Our drive home was much better, thankfully. We bought a big-girl car seat for her while we were in Portland and she was, I think, much more comfortable in it than she was in the infant seat she was in before. We went to a wedding yesterday about an hour from home, and she only cried for a few minutes before falling asleep. And that is a definite improvement over our last long car trip.

So tell me, have any of you ever done this, or anything equally as ridiculous and dangerous, all in an effort to calm your kid down? Or are you too ashamed to admit it?

Come on, if I can admit that I whipped out my boob on I-5 and knelt on the seat of a moving car to breastfeed my hysterical daughter, you can admit whatever skeleton is in your parenting closet. I promise, I won’t judge.

8 comments:

Kris said...

Kathleen, my breastfeeding experiences haven't lasted long enough for breastfeeding on the go. However, my friend Maggie has done the very thing you did on your trip to Portland.

I bribe Ryan in church. I know you're not supposed to bribe your kid with cookies, soda or candies to get them to be good, but when he's screaming at the top of his lungs in church and we're stuck in the middle of an asile... I need something and it works!

Xin Lei said...

I have strongly considered your "nursing on the go" maneuver, but thankfully have calmed the little ones down before that had to happen. Glad to know it works! I do bribe Fen too...if she eats all her food, then she gets a "surprise" (i.e. something sweet for dessert). This doesn't always work, but at least sometimes it does and Fen eats all the food on her plate. Can't think of anything else right now...but rest assured I've done plenty of "not supposed to's" when it comes to parenting!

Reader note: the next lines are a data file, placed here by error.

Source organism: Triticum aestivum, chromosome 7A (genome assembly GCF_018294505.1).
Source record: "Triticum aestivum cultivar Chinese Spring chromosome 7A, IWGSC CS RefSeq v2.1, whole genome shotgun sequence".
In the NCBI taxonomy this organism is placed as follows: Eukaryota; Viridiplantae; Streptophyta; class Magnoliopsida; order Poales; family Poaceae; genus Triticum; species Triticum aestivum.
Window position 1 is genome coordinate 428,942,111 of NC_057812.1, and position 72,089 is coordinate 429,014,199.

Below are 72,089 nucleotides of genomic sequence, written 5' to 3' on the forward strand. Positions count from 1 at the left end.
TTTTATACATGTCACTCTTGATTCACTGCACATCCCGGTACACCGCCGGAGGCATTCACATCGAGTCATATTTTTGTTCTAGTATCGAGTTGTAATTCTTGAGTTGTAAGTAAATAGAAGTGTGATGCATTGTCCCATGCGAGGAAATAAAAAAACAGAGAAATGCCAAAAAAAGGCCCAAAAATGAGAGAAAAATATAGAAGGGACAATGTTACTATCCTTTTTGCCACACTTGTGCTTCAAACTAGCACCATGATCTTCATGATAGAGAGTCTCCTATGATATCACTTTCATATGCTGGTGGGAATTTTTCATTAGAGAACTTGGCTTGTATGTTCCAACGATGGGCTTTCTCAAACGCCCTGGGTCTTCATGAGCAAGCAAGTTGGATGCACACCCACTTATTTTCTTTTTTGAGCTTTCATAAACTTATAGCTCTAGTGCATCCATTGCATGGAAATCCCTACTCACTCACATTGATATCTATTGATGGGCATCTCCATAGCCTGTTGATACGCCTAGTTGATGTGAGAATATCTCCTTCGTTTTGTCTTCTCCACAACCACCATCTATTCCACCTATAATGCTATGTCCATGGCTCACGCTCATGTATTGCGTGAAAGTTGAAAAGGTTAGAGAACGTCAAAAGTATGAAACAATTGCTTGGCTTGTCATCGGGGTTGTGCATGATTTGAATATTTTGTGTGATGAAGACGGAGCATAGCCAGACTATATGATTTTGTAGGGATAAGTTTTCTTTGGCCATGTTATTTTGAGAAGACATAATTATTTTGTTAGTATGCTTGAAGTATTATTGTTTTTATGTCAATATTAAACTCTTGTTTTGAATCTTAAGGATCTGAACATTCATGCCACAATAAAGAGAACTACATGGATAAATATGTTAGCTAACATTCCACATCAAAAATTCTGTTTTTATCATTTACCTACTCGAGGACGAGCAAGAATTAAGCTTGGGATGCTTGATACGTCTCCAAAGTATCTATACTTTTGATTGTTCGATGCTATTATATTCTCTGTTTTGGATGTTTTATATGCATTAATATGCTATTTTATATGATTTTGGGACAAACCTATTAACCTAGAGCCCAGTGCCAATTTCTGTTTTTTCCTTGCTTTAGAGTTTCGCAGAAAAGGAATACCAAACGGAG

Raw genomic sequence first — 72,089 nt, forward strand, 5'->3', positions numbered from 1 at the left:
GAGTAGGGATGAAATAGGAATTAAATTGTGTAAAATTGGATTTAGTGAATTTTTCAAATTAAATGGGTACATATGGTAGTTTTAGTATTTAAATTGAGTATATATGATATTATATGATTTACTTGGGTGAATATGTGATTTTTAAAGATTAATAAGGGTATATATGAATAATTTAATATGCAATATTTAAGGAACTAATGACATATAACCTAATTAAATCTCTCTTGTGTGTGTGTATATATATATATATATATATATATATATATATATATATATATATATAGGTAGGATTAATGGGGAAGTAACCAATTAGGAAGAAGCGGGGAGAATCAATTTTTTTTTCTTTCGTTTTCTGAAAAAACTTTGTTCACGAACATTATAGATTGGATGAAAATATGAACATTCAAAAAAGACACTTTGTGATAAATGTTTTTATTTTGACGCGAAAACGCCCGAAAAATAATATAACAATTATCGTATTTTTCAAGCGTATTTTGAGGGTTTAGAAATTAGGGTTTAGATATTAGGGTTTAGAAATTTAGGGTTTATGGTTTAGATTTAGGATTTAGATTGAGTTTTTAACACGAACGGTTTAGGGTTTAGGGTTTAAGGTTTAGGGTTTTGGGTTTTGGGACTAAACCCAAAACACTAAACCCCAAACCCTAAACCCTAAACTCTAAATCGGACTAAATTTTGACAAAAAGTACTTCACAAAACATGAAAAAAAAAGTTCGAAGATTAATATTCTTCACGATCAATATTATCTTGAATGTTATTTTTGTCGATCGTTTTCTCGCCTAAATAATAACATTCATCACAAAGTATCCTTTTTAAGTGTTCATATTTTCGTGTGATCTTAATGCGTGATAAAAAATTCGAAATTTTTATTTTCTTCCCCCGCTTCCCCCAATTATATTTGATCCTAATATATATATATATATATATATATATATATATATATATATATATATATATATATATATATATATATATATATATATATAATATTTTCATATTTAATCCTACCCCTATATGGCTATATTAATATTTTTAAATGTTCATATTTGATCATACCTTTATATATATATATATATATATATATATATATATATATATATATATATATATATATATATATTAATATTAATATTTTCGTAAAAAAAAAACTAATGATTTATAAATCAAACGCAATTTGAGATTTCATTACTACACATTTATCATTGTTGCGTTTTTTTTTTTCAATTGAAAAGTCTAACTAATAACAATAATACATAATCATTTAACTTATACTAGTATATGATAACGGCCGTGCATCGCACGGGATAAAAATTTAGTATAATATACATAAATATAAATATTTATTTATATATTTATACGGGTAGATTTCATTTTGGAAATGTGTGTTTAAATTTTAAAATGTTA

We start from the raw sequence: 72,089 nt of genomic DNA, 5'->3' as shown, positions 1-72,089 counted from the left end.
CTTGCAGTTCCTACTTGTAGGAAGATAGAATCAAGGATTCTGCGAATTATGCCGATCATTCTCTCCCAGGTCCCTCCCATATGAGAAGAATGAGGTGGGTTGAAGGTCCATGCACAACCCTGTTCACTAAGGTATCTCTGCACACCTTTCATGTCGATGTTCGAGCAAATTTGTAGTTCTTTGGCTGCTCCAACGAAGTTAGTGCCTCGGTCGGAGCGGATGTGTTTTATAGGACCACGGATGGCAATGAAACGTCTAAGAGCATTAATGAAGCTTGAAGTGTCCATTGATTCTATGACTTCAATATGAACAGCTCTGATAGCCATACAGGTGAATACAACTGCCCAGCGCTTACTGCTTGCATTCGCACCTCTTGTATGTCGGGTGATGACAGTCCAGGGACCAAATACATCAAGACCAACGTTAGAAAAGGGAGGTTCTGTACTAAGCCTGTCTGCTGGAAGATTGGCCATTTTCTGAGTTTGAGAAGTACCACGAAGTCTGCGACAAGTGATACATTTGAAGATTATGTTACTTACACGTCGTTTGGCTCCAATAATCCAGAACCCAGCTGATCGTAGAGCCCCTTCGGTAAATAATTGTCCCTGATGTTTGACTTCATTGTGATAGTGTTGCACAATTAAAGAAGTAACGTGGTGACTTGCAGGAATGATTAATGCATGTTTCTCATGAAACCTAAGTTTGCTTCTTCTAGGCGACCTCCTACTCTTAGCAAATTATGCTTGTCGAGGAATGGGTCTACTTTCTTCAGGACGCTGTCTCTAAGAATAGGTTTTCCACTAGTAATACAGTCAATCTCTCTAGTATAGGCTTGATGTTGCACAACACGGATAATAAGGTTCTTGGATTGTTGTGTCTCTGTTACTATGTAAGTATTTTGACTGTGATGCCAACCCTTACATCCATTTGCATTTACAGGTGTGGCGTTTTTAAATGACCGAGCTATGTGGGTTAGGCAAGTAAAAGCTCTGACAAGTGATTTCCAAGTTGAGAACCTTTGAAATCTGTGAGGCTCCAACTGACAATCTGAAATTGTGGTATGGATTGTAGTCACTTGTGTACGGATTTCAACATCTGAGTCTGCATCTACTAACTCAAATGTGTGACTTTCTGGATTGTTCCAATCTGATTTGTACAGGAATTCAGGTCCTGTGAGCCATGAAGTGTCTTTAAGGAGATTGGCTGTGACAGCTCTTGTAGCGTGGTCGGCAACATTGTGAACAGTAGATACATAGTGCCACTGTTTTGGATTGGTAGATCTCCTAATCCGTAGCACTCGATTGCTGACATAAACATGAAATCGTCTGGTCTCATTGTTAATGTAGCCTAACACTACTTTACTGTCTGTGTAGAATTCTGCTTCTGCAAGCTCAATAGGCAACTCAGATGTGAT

Michelle said...

My mom totally did the same thing once when my little brother was a baby. We were on a family vacation to Eastern Oregon, the A/C went out, and he was screaming his head off. My sister and I thought her solution was both hilarious and scandalous!

april said...

Oh my goodness -- I have tears in my eyes from laughing because I can totally relate -- you poor thing. I did the EXACT SAME THING on an interminable car trip when my daughter was 4 months old. She used to cry int he car all the time - it was torture. We finally found this soporific CD called MAGIC LULLABY that used to knock her out (and us!), so I recommend experimenting with different music -- might do the trick! (Also playing Fiona Apple's version of Across the Universe over and over at top volume worked too) Take heart -- it will end!

sandra said...

i hope you don't mind, but i shared your story with my momma. in exchange she has some advice of her own. my little sister used to scream like elanor EVERY TIME we rode in the car. eventually my mom (luckily) discovered that if she played "wee sing christian lullabys" my sister was content. thus, perhaps a change in music would help your little girl. good luck!

Andy said...

So funny, I saw a picture of someone doing this and thought to mysel "why didn't I think of that?"

Trust me, if I would have thought of it I would have done it. There was a long period where K would scream the entire time but it was a short phase. I hope for you sake that hers is too.

gala said...

i've done this too! so funny... it makes me a little jealous of our moms who could just nurse peacefully while putting us in unknown danger :) looking forward to a walk sometime soon!

Katie said...

hmmm...well I guess we were awful because we just let Blaise scream (after the 2 stops to feed didn't work)....and stopped driving to portland. grandma does wish we visited more though!!!